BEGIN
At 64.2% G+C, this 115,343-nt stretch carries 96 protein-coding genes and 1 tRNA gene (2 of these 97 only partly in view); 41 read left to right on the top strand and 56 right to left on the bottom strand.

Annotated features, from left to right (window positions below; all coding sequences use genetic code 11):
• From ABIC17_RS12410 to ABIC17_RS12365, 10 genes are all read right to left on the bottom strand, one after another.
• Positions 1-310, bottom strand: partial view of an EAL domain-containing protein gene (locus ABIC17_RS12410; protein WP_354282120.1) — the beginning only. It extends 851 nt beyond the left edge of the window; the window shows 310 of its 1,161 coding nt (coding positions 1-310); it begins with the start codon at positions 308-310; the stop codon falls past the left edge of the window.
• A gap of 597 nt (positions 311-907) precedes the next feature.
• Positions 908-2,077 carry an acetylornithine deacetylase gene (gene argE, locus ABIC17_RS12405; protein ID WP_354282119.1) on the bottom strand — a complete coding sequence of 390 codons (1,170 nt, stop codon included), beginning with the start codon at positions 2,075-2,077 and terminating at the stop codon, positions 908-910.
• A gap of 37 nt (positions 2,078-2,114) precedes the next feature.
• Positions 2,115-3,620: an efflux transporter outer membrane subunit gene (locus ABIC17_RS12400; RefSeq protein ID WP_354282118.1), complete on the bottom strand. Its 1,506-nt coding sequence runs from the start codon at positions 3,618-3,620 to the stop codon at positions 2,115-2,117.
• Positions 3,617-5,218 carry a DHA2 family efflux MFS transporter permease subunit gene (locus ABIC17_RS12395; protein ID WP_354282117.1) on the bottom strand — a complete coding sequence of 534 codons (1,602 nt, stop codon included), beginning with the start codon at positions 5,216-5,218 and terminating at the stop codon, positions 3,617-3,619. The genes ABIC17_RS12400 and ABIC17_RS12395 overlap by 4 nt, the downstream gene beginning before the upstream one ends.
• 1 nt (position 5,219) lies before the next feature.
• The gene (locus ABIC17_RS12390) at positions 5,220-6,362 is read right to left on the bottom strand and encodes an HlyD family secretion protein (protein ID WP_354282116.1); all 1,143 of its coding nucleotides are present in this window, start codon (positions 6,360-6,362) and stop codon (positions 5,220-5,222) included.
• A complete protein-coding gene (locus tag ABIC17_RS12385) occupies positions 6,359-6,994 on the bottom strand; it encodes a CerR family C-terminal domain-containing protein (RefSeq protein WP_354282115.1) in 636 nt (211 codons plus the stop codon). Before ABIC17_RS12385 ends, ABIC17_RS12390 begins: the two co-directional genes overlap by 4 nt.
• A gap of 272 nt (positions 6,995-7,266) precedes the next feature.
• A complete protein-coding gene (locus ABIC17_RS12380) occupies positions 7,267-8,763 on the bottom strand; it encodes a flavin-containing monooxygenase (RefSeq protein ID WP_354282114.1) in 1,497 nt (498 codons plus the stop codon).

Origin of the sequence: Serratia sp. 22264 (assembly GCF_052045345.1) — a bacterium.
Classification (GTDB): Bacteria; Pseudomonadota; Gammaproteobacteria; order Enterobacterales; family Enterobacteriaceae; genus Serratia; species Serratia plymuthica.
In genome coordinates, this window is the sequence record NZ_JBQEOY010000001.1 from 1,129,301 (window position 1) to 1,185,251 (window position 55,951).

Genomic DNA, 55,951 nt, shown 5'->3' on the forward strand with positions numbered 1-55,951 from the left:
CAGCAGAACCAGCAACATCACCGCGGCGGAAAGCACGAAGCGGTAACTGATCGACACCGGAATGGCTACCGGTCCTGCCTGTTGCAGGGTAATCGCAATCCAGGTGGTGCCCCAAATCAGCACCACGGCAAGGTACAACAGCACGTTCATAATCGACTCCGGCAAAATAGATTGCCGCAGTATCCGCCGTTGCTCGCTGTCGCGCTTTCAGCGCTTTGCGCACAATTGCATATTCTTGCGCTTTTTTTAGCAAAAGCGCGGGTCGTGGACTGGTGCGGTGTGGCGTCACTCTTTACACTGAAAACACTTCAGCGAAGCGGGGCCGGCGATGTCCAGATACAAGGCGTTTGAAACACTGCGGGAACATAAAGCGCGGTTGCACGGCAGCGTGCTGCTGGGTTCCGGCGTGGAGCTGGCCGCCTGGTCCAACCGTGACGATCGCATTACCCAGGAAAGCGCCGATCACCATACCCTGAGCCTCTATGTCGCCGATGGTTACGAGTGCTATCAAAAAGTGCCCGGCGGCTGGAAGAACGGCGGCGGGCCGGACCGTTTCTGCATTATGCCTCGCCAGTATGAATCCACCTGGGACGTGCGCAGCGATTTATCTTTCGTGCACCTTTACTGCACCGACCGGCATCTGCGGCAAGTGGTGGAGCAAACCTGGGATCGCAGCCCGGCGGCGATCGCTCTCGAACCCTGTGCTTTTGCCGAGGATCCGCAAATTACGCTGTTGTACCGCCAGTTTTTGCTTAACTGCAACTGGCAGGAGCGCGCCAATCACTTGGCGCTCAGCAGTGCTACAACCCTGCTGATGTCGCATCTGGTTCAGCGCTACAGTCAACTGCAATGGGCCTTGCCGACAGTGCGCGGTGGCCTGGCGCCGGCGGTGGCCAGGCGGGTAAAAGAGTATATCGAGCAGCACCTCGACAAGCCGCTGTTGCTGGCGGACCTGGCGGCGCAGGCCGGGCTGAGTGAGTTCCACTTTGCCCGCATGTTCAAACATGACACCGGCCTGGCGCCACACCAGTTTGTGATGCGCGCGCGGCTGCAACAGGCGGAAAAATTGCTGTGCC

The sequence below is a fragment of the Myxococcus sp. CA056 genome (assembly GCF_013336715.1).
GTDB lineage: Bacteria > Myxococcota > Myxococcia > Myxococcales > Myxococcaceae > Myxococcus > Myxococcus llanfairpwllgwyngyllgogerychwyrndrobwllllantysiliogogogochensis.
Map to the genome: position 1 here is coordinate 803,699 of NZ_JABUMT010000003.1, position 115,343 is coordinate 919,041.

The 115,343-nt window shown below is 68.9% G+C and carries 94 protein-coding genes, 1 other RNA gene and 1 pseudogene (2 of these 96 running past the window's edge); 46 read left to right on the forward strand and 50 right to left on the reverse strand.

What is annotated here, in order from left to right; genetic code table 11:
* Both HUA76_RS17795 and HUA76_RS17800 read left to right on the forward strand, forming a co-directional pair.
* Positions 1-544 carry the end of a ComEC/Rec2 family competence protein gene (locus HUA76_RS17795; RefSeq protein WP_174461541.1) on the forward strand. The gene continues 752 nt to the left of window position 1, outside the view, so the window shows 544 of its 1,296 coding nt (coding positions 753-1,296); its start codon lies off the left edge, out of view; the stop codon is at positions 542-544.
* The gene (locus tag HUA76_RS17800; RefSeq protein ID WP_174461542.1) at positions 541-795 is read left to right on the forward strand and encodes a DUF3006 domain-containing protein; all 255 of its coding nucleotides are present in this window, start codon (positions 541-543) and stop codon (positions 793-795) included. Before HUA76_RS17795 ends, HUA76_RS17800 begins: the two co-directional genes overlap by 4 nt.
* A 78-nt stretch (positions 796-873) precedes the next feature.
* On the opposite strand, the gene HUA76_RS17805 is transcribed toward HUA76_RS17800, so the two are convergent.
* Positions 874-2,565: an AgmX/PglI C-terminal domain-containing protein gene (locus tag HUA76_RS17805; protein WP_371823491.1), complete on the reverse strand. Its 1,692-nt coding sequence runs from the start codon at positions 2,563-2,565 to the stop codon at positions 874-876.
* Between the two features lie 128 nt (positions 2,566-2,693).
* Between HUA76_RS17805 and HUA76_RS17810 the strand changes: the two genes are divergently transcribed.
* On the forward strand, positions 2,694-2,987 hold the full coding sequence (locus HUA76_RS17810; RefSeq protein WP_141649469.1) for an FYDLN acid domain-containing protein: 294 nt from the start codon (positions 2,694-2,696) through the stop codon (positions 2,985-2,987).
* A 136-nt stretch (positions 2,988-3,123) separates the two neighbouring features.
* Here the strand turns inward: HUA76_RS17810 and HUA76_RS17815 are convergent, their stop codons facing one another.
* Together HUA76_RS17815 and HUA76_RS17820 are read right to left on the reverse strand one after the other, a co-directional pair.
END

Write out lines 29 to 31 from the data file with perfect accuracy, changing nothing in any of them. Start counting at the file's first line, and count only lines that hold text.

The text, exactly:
* On the opposite strand, the gene HUA76_RS17805 is transcribed toward HUA76_RS17800, so the two are convergent.
* Positions 874-2,565: an AgmX/PglI C-terminal domain-containing protein gene (locus tag HUA76_RS17805; protein WP_371823491.1), complete on the reverse strand. Its 1,692-nt coding sequence runs from the start codon at positions 2,563-2,565 to the stop codon at positions 874-876.
* Between the two features lie 128 nt (positions 2,566-2,693).